On Sunday afternoon, a dreary, rain-soaked day in Baltimore, after a screening of Stephen Frears’ great 1990 film The Grifters—maybe career performances from John Cusack and Anjelica Huston—with my wife and two sons, I was reading Fredrik Backman’s Brit-Marie Was Here (not his best) and briefly nodded off. Snapping to, I absent-mindedly began singing, very softly, “There’s a hold up in the Bronx/Brooklyn’s broken out in fights/There’s a traffic jam in Harlem/That’s backed up to Jackson Heights/There’s a scout troop short a child/Kruschev’s due at Idlewild/Car 54, Where Are You?”
A dwindling number of people remember the TV show—starring pre-Munsters Fred Gwynne and Al Lewis, and Joe E. Ross—from which that theme song’s taken, as it was aired for two seasons, ending in May, 1963, hence the mention of Idlewild before the airport’s name was changed shortly after John F. Kennedy’s assassination.
The recollection was spelunked, I assume, from a New York Times story by Michael Wilson I’d read that morning, the gist of which was that New York City residents are antsy after six weeks of lockdown. Wilson’s lead sentence sums up what I’ve heard from friends in the city who are going nuts: “A walk in the park brings tense flare-ups: Back off, you’re too close. Oh really? Then stay home. A loud neighbor, once a fleeting annoyance of urban life, is cause for complaint to the city. Wake at noon, still tired. The city’s can-do resilience has given way to resignation and random tears.”
There’s not much to add: the five boroughs and Nassau County (and northern New Jersey) are still in the thick of COVID-19 chaos and bewilderment, and unsolicited advice from non-residents, I’d think (as a onetime Lower Manhattan-dweller) wouldn’t be appreciated. But as Times op-ed whipping boy Bret Stephens—who can’t catch a break from many readers ever since he jumped from a lower-profile once-weekly column at The Wall Street Journal to the Times (more cash and pizzazz, I assume was the lure)—wrote last week, to the usual raspberries (in polite terms) from the social media commentariat, “Americans are being told they must still play by New York rules—with all the hardships they entail—despite having neither New York’s living conditions nor New York’s health outcomes. This is bad medicine, misguided public policy, and horrible politics.”
The wreckage in New York City is bad enough for the country at large—it’s still, by far, America’s financial and cultural engine—without spreading it, so to speak, through all 50 states. As my colleague Emina Melonic wrote last week for Splice Today, as an Erie Country resident in upstate New York, where COVID-19 cases are few, why should her region not be allowed to reopen for business? It’s a touchy subject.
My son Nicky, on Monday on Splice Today, bludgeoned Stephens for his “moronic” column, echoing a couple of longtime friends of mine who are doctors, that the U.S. has to follow the science and not take chances because of citizens’ frustration at having their movements, livelihoods, and shopping/recreation routines put on hold. (One of those doctors did note, however, that the long line at the gun shop near where he lives in Nassau County gave him the willies.)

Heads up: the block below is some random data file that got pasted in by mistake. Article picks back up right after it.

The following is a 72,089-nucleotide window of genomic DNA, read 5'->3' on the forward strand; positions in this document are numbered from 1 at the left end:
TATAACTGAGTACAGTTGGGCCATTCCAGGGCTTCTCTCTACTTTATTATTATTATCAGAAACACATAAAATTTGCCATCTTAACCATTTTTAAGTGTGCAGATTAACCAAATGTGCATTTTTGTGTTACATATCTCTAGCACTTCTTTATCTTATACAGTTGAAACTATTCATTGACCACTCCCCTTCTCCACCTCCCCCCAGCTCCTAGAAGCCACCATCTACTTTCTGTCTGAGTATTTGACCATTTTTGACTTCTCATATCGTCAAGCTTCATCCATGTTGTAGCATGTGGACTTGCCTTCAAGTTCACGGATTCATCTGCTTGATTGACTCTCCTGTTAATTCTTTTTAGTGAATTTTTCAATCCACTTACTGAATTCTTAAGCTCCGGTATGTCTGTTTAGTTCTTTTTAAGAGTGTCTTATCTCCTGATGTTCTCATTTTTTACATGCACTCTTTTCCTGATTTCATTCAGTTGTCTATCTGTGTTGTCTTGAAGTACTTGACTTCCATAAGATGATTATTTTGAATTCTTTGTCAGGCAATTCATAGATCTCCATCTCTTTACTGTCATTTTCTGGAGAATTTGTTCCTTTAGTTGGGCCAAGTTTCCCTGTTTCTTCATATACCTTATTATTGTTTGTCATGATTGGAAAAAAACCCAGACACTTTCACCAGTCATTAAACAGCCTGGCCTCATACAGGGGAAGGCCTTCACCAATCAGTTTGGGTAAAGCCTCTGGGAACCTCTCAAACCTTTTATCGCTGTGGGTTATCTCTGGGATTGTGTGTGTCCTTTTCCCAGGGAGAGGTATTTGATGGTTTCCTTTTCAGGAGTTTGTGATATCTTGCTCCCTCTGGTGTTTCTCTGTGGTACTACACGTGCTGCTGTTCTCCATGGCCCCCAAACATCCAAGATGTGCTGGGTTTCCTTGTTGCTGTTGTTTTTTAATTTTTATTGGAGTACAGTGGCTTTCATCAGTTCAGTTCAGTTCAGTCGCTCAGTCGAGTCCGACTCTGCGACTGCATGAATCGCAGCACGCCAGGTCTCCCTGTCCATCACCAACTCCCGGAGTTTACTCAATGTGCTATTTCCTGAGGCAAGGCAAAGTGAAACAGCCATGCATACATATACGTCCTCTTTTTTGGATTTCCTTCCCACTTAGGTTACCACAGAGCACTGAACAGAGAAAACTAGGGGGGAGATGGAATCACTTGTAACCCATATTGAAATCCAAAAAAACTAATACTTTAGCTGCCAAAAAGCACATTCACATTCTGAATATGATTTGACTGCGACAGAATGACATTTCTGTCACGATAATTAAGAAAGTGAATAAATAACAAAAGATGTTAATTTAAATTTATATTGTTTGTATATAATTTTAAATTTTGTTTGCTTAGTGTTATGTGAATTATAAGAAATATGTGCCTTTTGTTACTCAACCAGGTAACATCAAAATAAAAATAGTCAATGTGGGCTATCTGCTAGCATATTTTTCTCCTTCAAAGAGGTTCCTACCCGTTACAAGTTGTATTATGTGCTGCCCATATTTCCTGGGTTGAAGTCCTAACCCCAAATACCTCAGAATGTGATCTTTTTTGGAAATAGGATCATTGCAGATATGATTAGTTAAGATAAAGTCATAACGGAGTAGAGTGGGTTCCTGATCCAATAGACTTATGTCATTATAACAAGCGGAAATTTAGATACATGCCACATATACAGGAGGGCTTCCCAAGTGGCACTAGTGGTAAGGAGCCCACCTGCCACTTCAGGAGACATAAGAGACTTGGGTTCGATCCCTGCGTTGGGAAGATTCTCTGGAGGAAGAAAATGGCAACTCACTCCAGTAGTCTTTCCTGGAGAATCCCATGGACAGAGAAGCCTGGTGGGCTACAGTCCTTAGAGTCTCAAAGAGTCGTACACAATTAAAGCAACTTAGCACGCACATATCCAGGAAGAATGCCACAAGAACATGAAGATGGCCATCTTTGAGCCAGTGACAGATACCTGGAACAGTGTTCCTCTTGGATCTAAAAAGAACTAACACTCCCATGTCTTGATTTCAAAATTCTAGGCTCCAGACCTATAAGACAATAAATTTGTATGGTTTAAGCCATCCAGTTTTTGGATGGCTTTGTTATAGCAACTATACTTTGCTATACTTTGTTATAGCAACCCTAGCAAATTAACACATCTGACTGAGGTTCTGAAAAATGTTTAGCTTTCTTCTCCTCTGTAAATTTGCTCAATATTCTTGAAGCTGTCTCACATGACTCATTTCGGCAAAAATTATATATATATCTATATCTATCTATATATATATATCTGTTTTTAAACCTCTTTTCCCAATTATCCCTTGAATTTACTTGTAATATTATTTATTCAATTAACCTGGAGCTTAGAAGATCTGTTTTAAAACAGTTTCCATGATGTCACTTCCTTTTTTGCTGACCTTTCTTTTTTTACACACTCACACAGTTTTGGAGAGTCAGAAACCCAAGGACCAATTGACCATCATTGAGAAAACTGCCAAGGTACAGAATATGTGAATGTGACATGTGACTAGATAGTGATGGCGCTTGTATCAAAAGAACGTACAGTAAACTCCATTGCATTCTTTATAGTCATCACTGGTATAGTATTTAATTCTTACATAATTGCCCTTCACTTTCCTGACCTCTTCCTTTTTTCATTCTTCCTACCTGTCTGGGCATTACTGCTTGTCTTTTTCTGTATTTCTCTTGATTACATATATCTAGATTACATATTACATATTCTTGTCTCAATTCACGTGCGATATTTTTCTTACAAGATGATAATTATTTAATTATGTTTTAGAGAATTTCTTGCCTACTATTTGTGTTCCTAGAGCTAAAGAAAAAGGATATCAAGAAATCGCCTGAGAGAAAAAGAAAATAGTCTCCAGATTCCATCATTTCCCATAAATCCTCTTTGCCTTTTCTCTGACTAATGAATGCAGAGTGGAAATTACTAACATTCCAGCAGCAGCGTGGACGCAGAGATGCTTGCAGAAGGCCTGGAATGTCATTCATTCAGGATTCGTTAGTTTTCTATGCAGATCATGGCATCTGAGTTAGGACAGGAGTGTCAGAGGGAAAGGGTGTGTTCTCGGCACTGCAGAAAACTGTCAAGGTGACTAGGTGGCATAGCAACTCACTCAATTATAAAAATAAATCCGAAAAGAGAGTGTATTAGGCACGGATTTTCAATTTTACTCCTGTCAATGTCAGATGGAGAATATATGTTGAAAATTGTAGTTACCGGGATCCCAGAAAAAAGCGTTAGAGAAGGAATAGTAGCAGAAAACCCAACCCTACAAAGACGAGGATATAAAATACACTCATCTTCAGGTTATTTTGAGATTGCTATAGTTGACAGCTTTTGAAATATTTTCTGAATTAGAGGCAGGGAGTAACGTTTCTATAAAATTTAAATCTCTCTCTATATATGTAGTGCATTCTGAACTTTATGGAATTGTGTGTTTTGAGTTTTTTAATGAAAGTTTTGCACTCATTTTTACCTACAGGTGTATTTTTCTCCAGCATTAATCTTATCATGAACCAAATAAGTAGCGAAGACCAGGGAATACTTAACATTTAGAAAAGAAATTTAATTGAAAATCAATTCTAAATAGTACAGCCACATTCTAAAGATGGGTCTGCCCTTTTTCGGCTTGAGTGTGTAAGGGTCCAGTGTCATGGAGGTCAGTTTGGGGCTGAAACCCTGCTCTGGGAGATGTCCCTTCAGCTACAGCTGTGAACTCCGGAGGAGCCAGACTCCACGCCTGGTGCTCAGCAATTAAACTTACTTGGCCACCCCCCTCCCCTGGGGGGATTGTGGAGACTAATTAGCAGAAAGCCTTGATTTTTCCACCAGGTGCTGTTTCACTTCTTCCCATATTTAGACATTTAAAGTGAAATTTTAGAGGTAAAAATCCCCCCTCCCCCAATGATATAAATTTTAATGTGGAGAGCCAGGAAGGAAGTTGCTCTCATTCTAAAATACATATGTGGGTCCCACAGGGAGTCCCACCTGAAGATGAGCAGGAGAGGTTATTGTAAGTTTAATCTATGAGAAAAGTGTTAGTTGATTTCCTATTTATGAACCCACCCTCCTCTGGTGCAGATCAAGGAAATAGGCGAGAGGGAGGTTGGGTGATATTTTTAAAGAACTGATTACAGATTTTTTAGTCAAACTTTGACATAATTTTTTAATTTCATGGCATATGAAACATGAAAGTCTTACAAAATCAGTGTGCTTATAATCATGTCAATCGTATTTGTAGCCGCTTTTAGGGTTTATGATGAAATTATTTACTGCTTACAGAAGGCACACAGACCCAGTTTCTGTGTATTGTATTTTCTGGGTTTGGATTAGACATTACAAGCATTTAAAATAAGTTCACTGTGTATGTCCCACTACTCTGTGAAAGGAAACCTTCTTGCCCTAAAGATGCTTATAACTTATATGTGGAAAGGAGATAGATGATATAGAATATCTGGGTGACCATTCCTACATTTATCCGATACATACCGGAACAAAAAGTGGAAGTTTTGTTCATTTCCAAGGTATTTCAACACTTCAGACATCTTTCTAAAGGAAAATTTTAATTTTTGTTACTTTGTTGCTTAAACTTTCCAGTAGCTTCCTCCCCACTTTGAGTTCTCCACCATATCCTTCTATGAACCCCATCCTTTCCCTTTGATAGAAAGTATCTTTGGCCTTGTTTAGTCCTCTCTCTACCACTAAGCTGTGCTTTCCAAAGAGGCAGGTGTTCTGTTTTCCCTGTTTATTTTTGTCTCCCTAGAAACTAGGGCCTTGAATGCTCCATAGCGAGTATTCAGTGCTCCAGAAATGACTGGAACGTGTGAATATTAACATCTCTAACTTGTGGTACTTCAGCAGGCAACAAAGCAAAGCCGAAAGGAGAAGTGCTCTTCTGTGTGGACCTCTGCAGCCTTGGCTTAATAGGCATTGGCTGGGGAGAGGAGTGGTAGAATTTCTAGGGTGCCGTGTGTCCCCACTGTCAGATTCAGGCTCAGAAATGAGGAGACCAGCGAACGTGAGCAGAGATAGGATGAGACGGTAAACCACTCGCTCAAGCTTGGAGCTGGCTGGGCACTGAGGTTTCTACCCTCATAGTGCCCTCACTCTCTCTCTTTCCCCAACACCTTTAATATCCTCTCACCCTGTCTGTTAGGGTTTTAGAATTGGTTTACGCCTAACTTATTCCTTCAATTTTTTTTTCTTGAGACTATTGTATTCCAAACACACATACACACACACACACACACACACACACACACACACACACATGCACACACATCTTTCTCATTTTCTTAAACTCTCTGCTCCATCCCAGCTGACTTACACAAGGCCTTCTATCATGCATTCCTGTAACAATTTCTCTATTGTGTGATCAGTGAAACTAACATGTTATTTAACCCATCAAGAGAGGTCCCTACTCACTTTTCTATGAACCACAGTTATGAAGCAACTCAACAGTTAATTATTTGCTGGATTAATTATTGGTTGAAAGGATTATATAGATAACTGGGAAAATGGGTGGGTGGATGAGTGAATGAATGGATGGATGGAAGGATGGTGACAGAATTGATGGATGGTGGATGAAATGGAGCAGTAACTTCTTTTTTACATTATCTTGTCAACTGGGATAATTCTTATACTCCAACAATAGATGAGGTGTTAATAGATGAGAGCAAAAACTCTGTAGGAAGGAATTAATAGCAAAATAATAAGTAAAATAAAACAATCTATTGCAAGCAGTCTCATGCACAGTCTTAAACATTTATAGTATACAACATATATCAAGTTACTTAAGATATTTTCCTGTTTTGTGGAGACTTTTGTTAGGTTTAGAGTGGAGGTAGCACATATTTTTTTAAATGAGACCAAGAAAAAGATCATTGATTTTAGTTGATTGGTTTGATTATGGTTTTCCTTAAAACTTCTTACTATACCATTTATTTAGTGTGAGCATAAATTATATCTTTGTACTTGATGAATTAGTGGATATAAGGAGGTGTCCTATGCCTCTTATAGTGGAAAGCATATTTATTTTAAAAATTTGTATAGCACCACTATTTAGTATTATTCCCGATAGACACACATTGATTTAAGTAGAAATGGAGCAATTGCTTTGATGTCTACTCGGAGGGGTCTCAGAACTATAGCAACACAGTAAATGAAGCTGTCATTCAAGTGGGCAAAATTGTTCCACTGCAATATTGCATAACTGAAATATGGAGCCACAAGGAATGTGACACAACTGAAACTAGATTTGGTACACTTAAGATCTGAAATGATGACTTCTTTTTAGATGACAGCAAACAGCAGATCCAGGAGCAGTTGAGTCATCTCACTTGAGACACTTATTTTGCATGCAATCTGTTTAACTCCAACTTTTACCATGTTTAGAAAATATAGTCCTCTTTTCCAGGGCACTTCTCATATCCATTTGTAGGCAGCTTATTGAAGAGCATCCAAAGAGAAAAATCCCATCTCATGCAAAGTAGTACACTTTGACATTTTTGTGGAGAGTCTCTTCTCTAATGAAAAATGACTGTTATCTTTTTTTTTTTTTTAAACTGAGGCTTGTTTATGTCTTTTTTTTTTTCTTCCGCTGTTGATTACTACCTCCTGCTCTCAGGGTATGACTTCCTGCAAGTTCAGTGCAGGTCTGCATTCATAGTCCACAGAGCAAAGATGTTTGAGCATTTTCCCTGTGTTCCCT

Nicky concluded: “Stephens doesn’t have a Trump-sized bullhorn, and most Times readers are suspicious of reopening the country so early. This isn’t a dangerous column: it’s just stupid.” The Times is one of the very few large-circulation publications (digital and print) that remain; I doubt that “most” of its readers want the strict lockdown to continue. In my son’s defense, he’s not an apologist for either major party, writing: “[F]or those who oppose the death cult of the GOP, we are flogged and gaslit by the DNC, who offers us a man that could not recite the alphabet if asked on a dime. Joe Biden has brain problems, this is obvious.” Biden’s latest eye-opener was saying we need to engage in more “economic intercourse.” I wonder if Tara Reade agrees with that.
I don’t think Stephens is a “moron,” but rather a smart (compared to his walking-in-a-solipsistic-daydream colleague David Brooks, not to mention the Biden-esque Thomas Friedman) conservative who’s pro-immigration and a foe of bloated bureaucracy who, like many in the media, is repulsed by Trump’s loutish behavior and what he perceives as a frivolous approach to governing. I agree with Stephens that the rest of country—aside from the few other “hot” COVID-19 spots—ought not be held to the restrictions of New York City.
And think about it: will the damage done by the lockdown eventually dwarf the plague itself? Throughout the country, people confined to their homes or brief walks outside are living in an unnatural state. As the Times’ Wilson alluded to, tempers are flaring, and depression is off the charts. It’s hard to imagine the toll, which won’t be accumulated any time soon, for a sharp spike in domestic abuse, divorce, increased alcohol and drug use, suicide, and personal bankruptcies. Is it far-fetched to speculate that, if the lockdown continues indefinitely in New York that looting and other forms of anarchy will run rampant? Wildcat strikes by sanitation workers, cops, subway personnel and construction crews? Crime is down across the country (even in Baltimore!), but cramped humans can only take so much.
Most of the economy, no matter what some politicians, usually Republicans, say, won’t return with a vengeance in, say, September, but some industries will prosper. It’ll be a great time to be a lawyer, if not a real-estate agent or restaurateur. On the other hand, typically in the aftermath of a recession, retailers run out of business are replaced by new entrepreneurs; especially since rent prices will be low. I don’t believe that Amazon will completely dominate: independent stores will pop up, particularly those run by immigrants (at least those allowed in under both parties' obstreperous policies).
—Follow Russ Smith on Twitter: @MUGGER1955